- - - - - - - - - - - - - - - - - -


My critiques suck! Do yours?

How do you critique?

Something to go on in the critique forum

critique etiquette and other good reading.

Should there be some general rules here..?

commart wrote:
Editors and teachers often have a tough choice to make between a) serving their profession and b) doing what's best for the talent or student.  In leisure and recreational settings (and, alas, some college majors), encouragement and interest in process may prevail.  In business and professional settings, interest in the success or maintenance of the state-of-the-art in the enterprise may be considered more important than the individual: that's a call where one may have obligations to principle (high craft standards; high expectations about talent and its development) or to an audience or investors, in which case talent may be asked to deliver or disappear.

- - - - - - - - - - - - - - - - - -

guidelines written and edited by Kaitlin Lara and Ched

- - - - - - - - - - - - - - - - - -
- - - - - - - - - - - - - - - - - -
- - - - - - - - - - - - - - - - - -

Useful threads from other areas of the site:

UdoR's "Modeling Success: RESEARCH"

- - - - - - - - - - - - - - - - - -
- - - - - - - - - - - - - - - - - -
- - - - - - - - - - - - - - - - - -

from the Blown Highlights thread in Photography (

J n X Photography wrote:
I was at the bookstore a few days ago and saw a book about a Sports Illustrated photog and all the swimsuit models he's shot for their swimsuit edition magazines.

I saw a TON of blown out highlights...for you pros out there, why is this acceptable out there in the real world but when I read critique comments (mine and others) it's frowned upon here?

Ched_ wrote:
This is complicated, but I will attempt to explain.

If you are a beginner asking for a critique here on MM, I'm going to put your work in a zone of theoretical technical perfection and see what sticks outside the box. I'll then tell you where you're missing the mark and usually why and how as well. You go back and try again, return with new problems, and I analyze the new images for what is outside the zone. Eventually you will develop a level of mental control over the camera and your subjects. You'll know what works and what doesn't, and the pictures you were taking when you started will look amateurish to you fairly soon.

Once you start taking pictures that are in the zone (don't have any major flaws) on a regular basis, you have learned a level of control. Once you have control, you can start breaking out of the box and getting back to why you started taking pictures in the first place.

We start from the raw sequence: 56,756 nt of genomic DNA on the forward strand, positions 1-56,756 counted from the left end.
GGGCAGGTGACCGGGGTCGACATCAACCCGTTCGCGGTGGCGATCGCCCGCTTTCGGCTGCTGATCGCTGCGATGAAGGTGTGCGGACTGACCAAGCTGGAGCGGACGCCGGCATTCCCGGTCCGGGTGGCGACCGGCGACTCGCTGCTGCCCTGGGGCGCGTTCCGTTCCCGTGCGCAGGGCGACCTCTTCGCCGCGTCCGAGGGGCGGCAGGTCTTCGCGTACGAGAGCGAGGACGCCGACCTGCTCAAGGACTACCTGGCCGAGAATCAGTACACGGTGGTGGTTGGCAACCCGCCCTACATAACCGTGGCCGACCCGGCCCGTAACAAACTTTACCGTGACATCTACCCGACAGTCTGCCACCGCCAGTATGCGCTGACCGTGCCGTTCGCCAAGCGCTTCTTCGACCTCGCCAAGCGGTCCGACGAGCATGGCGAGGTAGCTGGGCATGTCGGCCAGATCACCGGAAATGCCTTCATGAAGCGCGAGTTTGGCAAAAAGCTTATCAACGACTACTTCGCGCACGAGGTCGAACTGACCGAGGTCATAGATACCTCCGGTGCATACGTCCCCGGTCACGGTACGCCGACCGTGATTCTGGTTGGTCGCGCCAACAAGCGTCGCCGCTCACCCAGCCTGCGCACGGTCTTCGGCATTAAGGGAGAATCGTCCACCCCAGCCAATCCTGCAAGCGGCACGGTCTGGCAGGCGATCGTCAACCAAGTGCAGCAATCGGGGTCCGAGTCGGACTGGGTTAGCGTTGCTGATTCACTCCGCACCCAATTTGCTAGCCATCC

Think about, The Karate Kid, "Wax on. Wax off. Wax on. Wax off. Wax on. Wax off." You learn the moves, then you can innovate.

I know of no law against busy unbalanced compositions, no law against not having the subject's eyes in focus, and no law against blown highlights. However, to take interesting pictures with the confidence required to get what you want when you press the shutter release, knowing how to control compositions, focus, and exposure is very important.

When I give advice in the critique section, I proceed with the assumption that every photographer needs to get to a point where clicking the shutter release is the most boring thing imaginable, because before you touch it you will already know exactly what the picture is going to look like in the end. Planning the shot and looking at the print in the end are the real fun parts.

Execution of the concept in photography is like, if you're a chef and you are cooking a meal: coming up with the menu and recipes and then later tasting the finished product with a bunch of friends is fun. Doing the work in the kitchen is just work. You need to learn the photography equvalent of "chicken broth needs salt, but a tablespoon of rock salt poured into two cups of chicken broth is not going to royally suck and be ineddible, but a tablespoon of rock salt coating the outside of a baked potato will make it good." You need to know cause and effect in the process of photography for the same reasons you do in cooking. This explains both amateur snapshot photography and also the popularity of tv dinners.

Blowing out a highlight accidentally because you didn't know how to get the right exposure and blowing out a highlight intentionally to emphasise a model's musculature are two very different things.

List of emoticons:

smile wink neutral hmm sad yikes big_smile tongue lol mad roll ninja spam offtopic bunny nuts banghead

- - - - - - - - - - - - - - - - - -
- - - - - - - - - - - - - - - - - -
- - - - - - - - - - - - - - - - - -

No begging for tags in Critique!

"On the one hand, the friend who is familiar with every fact of the story may think that some point has not been set forth with that fullness which he wishes and knows it to deserve; on the other, he who is a stranger to the matter may be led by envy to suspect exaggeration if he hears anything above his own nature. For men can endure to hear others praised only so long as they can severally persuade themselves of their own ability to equal the actions recounted: when this point is passed, envy comes in and with it incredulity."

                                         - Pericles of Athens

Oct 26 06 07:52 am Link